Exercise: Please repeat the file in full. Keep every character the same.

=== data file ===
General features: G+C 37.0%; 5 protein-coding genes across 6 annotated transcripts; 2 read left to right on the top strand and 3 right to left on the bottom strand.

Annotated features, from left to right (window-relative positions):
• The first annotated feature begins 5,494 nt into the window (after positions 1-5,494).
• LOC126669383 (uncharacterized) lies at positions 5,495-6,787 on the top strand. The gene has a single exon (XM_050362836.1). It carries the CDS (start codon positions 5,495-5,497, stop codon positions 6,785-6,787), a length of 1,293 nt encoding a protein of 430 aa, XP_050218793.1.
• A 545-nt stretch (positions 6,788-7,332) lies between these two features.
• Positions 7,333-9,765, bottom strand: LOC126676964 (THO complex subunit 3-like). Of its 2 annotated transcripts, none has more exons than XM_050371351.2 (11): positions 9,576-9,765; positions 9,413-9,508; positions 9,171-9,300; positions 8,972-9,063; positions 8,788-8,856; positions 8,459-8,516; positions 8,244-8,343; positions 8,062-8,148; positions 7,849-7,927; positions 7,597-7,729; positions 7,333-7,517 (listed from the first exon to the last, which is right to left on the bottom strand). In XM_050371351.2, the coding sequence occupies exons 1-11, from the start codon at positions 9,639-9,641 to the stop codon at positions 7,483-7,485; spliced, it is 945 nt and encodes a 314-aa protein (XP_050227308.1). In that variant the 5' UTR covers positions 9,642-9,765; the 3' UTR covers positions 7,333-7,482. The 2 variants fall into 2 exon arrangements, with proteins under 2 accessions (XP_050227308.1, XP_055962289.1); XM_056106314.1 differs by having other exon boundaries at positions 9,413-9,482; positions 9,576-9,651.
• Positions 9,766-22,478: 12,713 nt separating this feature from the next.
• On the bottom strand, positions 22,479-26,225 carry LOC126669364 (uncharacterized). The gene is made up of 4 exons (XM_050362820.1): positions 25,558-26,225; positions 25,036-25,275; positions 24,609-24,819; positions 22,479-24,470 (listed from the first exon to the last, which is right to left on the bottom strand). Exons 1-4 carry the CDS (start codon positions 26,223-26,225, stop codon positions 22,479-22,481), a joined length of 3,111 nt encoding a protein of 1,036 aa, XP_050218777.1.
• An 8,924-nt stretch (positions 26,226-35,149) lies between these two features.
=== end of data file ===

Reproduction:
General features: G+C 37.0%; 5 protein-coding genes across 6 annotated transcripts; 2 read left to right on the top strand and 3 right to left on the bottom strand.

Annotated features, from left to right (window-relative positions):
• The first annotated feature begins 5,494 nt into the window (after positions 1-5,494).
• LOC126669383 (uncharacterized) lies at positions 5,495-6,787 on the top strand. The gene has a single exon (XM_050362836.1). It carries the CDS (start codon positions 5,495-5,497, stop codon positions 6,785-6,787), a length of 1,293 nt encoding a protein of 430 aa, XP_050218793.1.
• A 545-nt stretch (positions 6,788-7,332) lies between these two features.
• Positions 7,333-9,765, bottom strand: LOC126676964 (THO complex subunit 3-like). Of its 2 annotated transcripts, none has more exons than XM_050371351.2 (11): positions 9,576-9,765; positions 9,413-9,508; positions 9,171-9,300; positions 8,972-9,063; positions 8,788-8,856; positions 8,459-8,516; positions 8,244-8,343; positions 8,062-8,148; positions 7,849-7,927; positions 7,597-7,729; positions 7,333-7,517 (listed from the first exon to the last, which is right to left on the bottom strand). In XM_050371351.2, the coding sequence occupies exons 1-11, from the start codon at positions 9,639-9,641 to the stop codon at positions 7,483-7,485; spliced, it is 945 nt and encodes a 314-aa protein (XP_050227308.1). In that variant the 5' UTR covers positions 9,642-9,765; the 3' UTR covers positions 7,333-7,482. The 2 variants fall into 2 exon arrangements, with proteins under 2 accessions (XP_050227308.1, XP_055962289.1); XM_056106314.1 differs by having other exon boundaries at positions 9,413-9,482; positions 9,576-9,651.
• Positions 9,766-22,478: 12,713 nt separating this feature from the next.
• On the bottom strand, positions 22,479-26,225 carry LOC126669364 (uncharacterized). The gene is made up of 4 exons (XM_050362820.1): positions 25,558-26,225; positions 25,036-25,275; positions 24,609-24,819; positions 22,479-24,470 (listed from the first exon to the last, which is right to left on the bottom strand). Exons 1-4 carry the CDS (start codon positions 26,223-26,225, stop codon positions 22,479-22,481), a joined length of 3,111 nt encoding a protein of 1,036 aa, XP_050218777.1.
• An 8,924-nt stretch (positions 26,226-35,149) lies between these two features.